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Friday June 6 2014
Stramaccioni’s second coming

Following a difficult spell in charge of Inter, Richard Thomas believes Udinese are the right club for Andrea Stramaccioni to kick-start his coaching career.

“In terms of meticulously studying his opponents, he really reminds me of Mourinho. He has great charisma.” These were the words of then Inter general manager Ernesto Paolillo shortly after Andrea Stramaccioni replaced Claudio Ranieri as the Nerazzurri’s head Coach in March 2012. The young tactician’s initial appointment may only have been on a caretaker basis, but Paolillo’s words were representative of a feeling within San Siro that they might have someone special on their hands.

After injury cruelly deprived him of the opportunity of a playing career in the mid 1990s, Strama spent over a decade prior to landing the top job at Inter working his way up the coaching ladder. Spells working in various roles within the youth sectors of AZ Sport, Romulea - in whose academy he grew up playing - and Roma caught the eye of the Nerazzurri, who handed him a three-year contract to take charge of their Primavera team in 2011.

His impact was instant. Less than a year into his new role, the then 36-year-old completed the job of guiding Inter’s youngsters to victory in the prestigious NextGen Series, earning him a reputation in some quarters as the ‘Italian Andre Villas-Boas’. A mere day after the triumph, the rise of Stramaccioni was complete when he was unveiled as first team boss.

Of course, the way Strama’s Inter tenure subsequently unfolded showed that it was a case of too much too soon for the rookie Coach. Though initial results in charge were good enough to earn him the post full time, the following season’s ninth place Serie A finish fell way below expectations. In truth, the roots of the Nerazzurri’s problems stretched far deeper than the poor campaign over which Stramaccioni presided, while other mitigating circumstances also conspired against him in his efforts to turn the ailing giants around.

Nevertheless, there was no way President Massimo Moratti was ever going to tolerate a mid-table finish just three years after seeing Inter win a historic treble of Serie A, Coppa Italia and Champions League under Mourinho. Following what was in his words a ‘cursed’ season, Strama was unsurprisingly sent packing and placed on gardening leave.

Fast forward a year and the tactician has now been given a second bite at the Serie A cherry, having in recent days been confirmed as Udinese’s new boss. He was formally presented as Francesco Guidolin’s successor at a Press conference on Friday afternoon in an appointment that, on the face of it at least, seems an ideal fit for both parties.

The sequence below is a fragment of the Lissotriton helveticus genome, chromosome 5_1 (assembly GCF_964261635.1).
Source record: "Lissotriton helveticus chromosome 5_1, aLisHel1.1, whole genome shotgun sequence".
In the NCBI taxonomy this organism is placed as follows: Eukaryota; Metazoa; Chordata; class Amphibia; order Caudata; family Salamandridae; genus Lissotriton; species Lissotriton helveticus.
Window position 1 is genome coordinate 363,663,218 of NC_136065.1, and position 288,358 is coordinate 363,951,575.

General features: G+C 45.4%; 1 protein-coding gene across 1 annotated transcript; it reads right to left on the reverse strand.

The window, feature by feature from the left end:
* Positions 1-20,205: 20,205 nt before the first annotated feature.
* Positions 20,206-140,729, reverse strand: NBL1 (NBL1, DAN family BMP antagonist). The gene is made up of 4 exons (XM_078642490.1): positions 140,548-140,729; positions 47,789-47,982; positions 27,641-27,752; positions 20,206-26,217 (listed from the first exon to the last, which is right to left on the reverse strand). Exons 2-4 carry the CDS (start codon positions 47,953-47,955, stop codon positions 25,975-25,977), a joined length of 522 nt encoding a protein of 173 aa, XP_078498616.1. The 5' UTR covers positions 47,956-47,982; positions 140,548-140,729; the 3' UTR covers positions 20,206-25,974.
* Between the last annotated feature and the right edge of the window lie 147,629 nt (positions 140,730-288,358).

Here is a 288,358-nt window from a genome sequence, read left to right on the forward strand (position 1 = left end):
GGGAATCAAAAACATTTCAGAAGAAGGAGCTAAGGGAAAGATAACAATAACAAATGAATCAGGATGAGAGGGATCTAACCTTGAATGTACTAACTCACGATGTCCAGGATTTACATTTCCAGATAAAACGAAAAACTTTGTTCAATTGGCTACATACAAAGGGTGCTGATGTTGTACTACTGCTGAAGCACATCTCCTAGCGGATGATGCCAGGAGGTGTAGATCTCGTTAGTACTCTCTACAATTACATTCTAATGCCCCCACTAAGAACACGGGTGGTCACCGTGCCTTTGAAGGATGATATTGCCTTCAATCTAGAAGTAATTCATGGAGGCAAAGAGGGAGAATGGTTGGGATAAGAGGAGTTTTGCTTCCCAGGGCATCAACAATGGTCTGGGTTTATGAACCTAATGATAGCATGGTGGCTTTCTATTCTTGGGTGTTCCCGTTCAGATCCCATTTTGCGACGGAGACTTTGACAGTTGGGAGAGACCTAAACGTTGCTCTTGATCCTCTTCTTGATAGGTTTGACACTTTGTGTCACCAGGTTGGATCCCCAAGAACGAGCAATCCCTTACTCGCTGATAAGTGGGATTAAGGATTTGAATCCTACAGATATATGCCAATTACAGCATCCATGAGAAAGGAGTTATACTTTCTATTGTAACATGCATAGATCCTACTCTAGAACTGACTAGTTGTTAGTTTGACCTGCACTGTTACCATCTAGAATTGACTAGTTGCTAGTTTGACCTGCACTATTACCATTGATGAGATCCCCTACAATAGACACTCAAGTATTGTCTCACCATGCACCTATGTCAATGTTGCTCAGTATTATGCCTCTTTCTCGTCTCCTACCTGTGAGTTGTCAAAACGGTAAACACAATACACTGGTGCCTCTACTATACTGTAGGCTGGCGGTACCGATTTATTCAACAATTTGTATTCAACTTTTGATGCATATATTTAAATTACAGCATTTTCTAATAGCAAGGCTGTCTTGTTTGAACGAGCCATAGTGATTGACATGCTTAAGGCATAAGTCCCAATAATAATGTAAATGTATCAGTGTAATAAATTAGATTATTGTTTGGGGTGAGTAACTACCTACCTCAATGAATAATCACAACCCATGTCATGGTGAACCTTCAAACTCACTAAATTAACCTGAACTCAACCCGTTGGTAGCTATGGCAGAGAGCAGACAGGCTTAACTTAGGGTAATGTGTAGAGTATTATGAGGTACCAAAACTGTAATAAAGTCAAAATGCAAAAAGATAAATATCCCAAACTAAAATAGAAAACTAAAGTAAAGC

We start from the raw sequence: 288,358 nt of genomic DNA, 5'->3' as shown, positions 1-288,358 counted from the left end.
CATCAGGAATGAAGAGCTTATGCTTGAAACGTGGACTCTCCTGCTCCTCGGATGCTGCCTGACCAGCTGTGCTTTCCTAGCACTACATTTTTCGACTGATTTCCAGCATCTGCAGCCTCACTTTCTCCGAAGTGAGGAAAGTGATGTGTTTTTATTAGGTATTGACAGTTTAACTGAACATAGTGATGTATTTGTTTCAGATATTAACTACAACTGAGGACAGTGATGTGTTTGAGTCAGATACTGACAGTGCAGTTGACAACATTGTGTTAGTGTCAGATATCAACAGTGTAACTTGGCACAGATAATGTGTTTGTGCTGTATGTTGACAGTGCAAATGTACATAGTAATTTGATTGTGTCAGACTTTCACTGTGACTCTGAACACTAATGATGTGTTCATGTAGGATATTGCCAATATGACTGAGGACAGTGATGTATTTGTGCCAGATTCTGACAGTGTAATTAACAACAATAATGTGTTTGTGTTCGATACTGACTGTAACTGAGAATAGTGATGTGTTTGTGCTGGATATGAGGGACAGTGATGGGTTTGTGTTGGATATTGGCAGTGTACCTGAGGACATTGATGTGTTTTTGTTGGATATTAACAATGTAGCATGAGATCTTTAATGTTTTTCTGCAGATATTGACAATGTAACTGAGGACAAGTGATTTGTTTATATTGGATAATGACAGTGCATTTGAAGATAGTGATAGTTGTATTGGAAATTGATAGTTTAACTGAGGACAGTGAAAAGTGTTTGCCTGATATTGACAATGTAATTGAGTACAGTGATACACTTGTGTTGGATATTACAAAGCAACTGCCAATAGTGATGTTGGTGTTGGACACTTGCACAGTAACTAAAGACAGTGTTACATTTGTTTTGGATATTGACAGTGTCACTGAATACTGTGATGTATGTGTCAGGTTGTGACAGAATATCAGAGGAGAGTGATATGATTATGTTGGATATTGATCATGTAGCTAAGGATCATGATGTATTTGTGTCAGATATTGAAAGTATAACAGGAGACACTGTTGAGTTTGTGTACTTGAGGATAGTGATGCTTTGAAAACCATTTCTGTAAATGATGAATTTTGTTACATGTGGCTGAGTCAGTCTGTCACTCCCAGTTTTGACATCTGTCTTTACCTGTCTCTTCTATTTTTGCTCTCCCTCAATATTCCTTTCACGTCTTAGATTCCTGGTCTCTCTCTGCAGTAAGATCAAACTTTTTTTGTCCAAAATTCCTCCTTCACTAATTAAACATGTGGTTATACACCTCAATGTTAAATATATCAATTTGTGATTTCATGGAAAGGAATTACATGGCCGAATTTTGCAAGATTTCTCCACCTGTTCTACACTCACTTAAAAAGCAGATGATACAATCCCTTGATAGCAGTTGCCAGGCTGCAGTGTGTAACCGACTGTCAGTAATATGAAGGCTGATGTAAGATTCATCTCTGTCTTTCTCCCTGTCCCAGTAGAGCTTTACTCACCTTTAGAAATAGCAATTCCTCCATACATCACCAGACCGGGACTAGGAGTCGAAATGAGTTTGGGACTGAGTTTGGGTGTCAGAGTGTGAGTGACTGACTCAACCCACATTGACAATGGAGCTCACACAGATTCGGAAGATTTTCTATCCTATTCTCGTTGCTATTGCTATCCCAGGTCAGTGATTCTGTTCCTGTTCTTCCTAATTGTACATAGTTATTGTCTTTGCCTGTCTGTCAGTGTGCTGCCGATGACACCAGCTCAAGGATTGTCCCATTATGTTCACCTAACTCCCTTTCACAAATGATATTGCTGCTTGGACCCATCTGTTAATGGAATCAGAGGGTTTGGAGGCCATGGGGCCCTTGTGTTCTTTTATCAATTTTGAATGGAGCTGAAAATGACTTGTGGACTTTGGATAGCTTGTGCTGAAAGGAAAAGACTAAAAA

“He is a knowledgeable Coach who is very up to date,” Bianconeri sporting director Cristiano Giaretta said of his side’s new acquisition. “He has a great desire to develop and coach the youngsters.” At a club renowned for giving emerging talent its chance, Strama should find his Udinese remit far more familiar than the one he was handed at Inter. Where at San Siro he was judged almost entirely on the cut-throat industry of results, much more emphasis in Friuli-Venezia-Giulia will be placed on his ability to nurture exciting young prospects - his proven forte.

Furthermore, the expectations placed upon him at Udinese results-wise will of course be much lower than they were in Milan. The Bianconeri's underwhelming 13th place finish under Guidolin last season gives Stramaccioni ample opportunity to preside over an improvement next term, while he will also be able to call on his predecessor – who is staying at the club behind the scenes – as a mentor. A reduced media spotlight and Udinese’s seeming desire for continuity and long-term planning should also help provide the 38-year-old with a more favourable environment in which to work than at San Siro, where he was very much thrown in at the deep end.

The infrastructure and philosophy of Udinese mean they are a club at which Strama, with his own attributes and track record, has the potential to thrive. Should he do so, his time at Inter will be viewed as nothing more than a false start to his senior coaching career.